By using the following Taylor series approximation,

exp ([delta][A]) = [[infinity].summation over (k=0)][([delta][A]).sup.k]/k! [approximately equal to] 1 + [delta][A] for [absolute value of [delta]] [much less than] 1. (7)

(6) can be approximated in the following manner for small [DELTA]t

[MATHEMATICAL EXPRESSION NOT REPRODUCIBLE IN ASCII] (8)

Now intermediate variables [[??].sup.n+1/4], [[??].sup.n+2/4], and [[??].sup.n+3/4] are introduced in between [[??].sup.n] and [[??].sup.n+1]. Then (8) can be computed in the following four sub-steps

([I] - [DELTA]t/4 x [A]) [[??].sup.n+1/4] = ([I] + [DELTA]t/4 x [B]) [[??].sup.n] (9a)

([I] - [DELTA]t/4 x [B]) [[??].sup.n+2/4] = ([I] + [DELTA]t/4 x [A]) [[??].sup.n+1/4] (9b)

([I] - [DELTA]t/4 x [A]) [[??].sup.n+3/4] = ([I] + [DELTA]t/4 x [B]) [[??].sup.n+2/4] (9c)

([I] - [DELTA]t/4 x [B]) [[??].sup.n+1] = ([I] + [DELTA]t/4 x [A]) [[??].sup.n+3/4]. (9d)

where [I] is a 6 x 6 identity matrix. [partial derivative]/[partial derivative][alpha] ([alpha] = x, y, z) is the finite-difference of order N that is used to approximate and replace the spatial differential operators in matrix [A] and [B]. By using the Taylor central finite-difference method in [33], the following approximation of the spatial derivative of the field component V in the [alpha] ([alpha] = x, y, z) direction is defined as

[MATHEMATICAL EXPRESSION NOT REPRODUCIBLE IN ASCII] (10)

and V = [E.sub.[alpha]], [H.sub.[alpha]], [alpha] = x, y, z, [d.sub.(2l-1)/2] = -[d.sub.-(2l-1)/2] = [[(-1).sup.l-1][(2L-1)!!.sup.2]/[2.sup.2L-2](L + l - 1)!(L-l)![(2l-1).sup.2]], where L is equals to different integers (L = 1,2,3, ...). N = 2L is the order of the central finite difference approximation, coefficients d depend on the order of the approximation N, which are listed in Table 1 for N = 2, 4, 6, 8, and 10.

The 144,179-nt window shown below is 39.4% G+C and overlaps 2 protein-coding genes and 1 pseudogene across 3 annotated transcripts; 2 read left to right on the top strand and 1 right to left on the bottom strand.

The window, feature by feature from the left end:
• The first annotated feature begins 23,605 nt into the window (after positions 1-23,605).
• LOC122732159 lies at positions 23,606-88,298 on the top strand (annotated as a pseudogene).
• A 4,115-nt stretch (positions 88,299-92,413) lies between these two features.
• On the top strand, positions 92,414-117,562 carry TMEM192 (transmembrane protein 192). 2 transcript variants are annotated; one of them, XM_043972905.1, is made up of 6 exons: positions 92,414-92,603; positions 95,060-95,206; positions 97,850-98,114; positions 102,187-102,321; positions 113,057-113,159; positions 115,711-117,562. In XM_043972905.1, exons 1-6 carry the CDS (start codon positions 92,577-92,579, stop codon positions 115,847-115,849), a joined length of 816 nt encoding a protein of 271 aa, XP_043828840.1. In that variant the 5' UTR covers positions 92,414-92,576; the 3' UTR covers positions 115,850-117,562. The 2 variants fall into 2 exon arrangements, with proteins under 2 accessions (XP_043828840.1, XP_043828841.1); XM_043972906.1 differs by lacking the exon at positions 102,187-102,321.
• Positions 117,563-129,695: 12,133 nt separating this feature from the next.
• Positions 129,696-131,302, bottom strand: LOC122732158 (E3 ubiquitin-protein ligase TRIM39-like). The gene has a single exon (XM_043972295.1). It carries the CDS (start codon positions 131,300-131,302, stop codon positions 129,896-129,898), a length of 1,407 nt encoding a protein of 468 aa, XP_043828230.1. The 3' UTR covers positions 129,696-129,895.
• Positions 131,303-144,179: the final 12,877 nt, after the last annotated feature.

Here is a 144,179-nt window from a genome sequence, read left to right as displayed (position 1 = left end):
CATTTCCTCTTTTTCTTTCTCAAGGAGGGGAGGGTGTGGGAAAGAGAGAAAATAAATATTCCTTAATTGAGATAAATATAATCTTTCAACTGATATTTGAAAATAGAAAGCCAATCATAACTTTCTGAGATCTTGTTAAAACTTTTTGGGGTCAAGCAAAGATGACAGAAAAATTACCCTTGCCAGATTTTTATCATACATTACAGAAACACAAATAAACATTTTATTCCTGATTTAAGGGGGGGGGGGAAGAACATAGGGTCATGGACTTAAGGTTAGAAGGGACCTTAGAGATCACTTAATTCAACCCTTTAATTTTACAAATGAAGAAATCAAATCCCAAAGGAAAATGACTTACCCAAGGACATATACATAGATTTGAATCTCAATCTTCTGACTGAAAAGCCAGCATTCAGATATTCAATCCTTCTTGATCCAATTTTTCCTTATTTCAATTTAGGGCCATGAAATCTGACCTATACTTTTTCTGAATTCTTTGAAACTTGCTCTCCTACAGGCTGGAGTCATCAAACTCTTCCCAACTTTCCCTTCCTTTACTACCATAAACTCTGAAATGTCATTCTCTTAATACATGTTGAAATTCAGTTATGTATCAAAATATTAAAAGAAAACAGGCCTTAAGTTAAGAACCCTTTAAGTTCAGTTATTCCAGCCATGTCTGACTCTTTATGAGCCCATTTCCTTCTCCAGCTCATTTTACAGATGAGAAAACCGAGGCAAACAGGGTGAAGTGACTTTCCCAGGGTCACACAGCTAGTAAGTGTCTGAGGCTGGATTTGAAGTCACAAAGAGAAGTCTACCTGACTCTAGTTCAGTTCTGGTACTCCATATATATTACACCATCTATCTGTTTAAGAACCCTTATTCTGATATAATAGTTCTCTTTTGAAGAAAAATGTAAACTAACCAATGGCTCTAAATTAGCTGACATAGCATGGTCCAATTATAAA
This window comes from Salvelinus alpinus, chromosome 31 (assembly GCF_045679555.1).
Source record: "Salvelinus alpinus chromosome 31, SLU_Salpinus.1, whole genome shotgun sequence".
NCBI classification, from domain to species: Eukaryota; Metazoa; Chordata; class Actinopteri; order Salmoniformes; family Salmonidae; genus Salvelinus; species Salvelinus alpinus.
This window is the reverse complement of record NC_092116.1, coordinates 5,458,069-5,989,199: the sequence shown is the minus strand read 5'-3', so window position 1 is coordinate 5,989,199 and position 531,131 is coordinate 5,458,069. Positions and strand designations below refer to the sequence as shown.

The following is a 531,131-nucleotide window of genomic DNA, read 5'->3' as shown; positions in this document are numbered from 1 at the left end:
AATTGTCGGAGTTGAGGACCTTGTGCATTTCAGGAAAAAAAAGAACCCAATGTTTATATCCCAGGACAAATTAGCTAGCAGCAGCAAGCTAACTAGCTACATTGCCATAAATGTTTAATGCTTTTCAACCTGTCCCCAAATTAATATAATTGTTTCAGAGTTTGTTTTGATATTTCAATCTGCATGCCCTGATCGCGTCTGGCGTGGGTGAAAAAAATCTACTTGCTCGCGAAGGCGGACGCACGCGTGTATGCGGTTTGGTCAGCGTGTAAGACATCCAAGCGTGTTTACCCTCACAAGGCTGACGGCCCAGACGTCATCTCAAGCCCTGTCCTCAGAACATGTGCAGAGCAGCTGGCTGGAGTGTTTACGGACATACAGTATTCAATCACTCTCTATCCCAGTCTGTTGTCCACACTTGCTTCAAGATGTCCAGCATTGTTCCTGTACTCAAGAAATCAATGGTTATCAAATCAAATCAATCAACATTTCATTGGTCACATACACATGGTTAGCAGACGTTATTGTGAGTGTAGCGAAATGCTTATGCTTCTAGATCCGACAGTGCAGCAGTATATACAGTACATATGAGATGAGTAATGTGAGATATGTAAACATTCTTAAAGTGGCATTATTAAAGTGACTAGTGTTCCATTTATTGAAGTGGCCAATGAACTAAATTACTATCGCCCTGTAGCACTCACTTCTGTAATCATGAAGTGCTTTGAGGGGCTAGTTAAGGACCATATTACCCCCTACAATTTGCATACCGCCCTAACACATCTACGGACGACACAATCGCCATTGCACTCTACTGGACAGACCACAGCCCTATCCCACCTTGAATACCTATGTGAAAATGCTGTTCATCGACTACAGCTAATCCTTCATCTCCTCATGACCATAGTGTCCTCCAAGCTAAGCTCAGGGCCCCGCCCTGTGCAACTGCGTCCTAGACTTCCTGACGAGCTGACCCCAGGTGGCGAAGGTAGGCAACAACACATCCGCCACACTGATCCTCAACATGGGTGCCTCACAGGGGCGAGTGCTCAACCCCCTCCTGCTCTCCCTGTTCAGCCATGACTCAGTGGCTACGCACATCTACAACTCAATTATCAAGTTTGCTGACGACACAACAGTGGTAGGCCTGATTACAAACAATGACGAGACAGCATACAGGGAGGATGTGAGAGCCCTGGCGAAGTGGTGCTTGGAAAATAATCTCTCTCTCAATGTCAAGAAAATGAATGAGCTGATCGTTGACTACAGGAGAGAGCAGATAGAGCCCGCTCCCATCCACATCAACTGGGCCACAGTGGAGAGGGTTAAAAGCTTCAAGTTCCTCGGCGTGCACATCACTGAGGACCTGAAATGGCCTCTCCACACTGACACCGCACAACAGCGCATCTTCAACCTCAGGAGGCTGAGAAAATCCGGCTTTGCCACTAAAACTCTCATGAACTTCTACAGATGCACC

For instance, for the second-order approximation (N = 2), for components of [E.sub.x] and [H.sub.z] in sub-step 1, after a series of manipulation, can be expressed as

[MATHEMATICAL EXPRESSION NOT REPRODUCIBLE IN ASCII] (11a)

[MATHEMATICAL EXPRESSION NOT REPRODUCIBLE IN ASCII] (11b)

(11a) is a linear system of equations with a diagonally banded coefficient matrix of three non-zero elements; it can be solved efficiently with special numerical packages and it has a computational complexity of O (M). M is the total number of unknowns of the system. Note that when an order of N is applied, the diagonally banded coefficient matrix will have N +1 non-zero elements. (11b) is an explicit equation that can be computed directly. For other field components, equations and computational processes similar to (11a)-(11b) can be obtained. The formulations for the other high-order approximation and other field components can be found in a similar manner by using Table 1.

3. NUMERICAL STABILITY ANALYSIS

By using the Fourier method, assuming [k.sub.x], [k.sub.y], and [k.sub.z] to be the spatial frequencies along the x, y, and z directions, the field components in spectral domain at the nth time step can be denoted as

[MATHEMATICAL EXPRESSION NOT REPRODUCIBLE IN ASCII] (12)

By substituting (12) into (9a)-(9d), the following equations can be generated

[U.sup.n+1] = [[[LAMBDA]].sub.4][[[LAMBDA]].sub.3][[[LAMBDA]].sub.2][[[LAMBDA]].sub.1][U.sup.n] = [[LAMBDA]][U.sup.n]. (13)

where [[LAMBDA]] is the growth matrix, [[[LAMBDA]].sub.1], [[[LAMBDA]].sub.2], [[[LAMBDA]].sub.3], and [[[LAMBDA]].sub.4] are the growth matrices of the sub-steps. Moreover, [[[LAMBDA]].sub.3] = [[[LAMBDA]].sub.1], [[[LAMBDA]].sub.4] = [[[LAMBDA]].sub.2], and b = [DELTA]t/(2[epsilon]), d = [DELTA]t/(2/[mu]), [P.sub.[alpha]] = -2 sin([k.sub.[alpha]][DELTA][alpha])/[DELTA][alpha], [A.sub.[alpha]] = 4 + bd[P.sup.2.sub.[alpha]] ([alpha] = x, y, z).

By using Maple 9.0, the eigenvalues of [[LAMBDA]] can be found, as

[MATHEMATICAL EXPRESSION NOT REPRODUCIBLE IN ASCII] (14)

[MATHEMATICAL EXPRESSION NOT REPRODUCIBLE IN ASCII] (15)

where [xi] = R/S, and

[MATHEMATICAL EXPRESSION NOT REPRODUCIBLE IN ASCII] (16a)

[MATHEMATICAL EXPRESSION NOT REPRODUCIBLE IN ASCII] (16b)

It is obvious that the values of [P.sub.[alpha]] corresponding to the second-, the fourth-, the sixth-, the eighth-, and the tenth-order central finite-difference schemes are all real numbers, thus the eigenvalues associated with these schemes can be represented as (15). Since [absolute value of [[lambda].sub.1]] = [absolute value of [[lambda].sub.2]] = [absolute value of [[lambda].sub.3]] = [absolute value of [[lambda].sub.4]] = [absolute value of [[lambda].sub.5]] = [absolute value of [[lambda].sub.6]] = 1, we can conclude that all the high-order schemes are unconditionally stable.

4. NUMERICAL DISPERSION ANALYSIS

The numerical dispersion of the proposed methods can be found by following the procedure described in [14].

Assume the field to be a monochromatic wave with angular frequency [omega]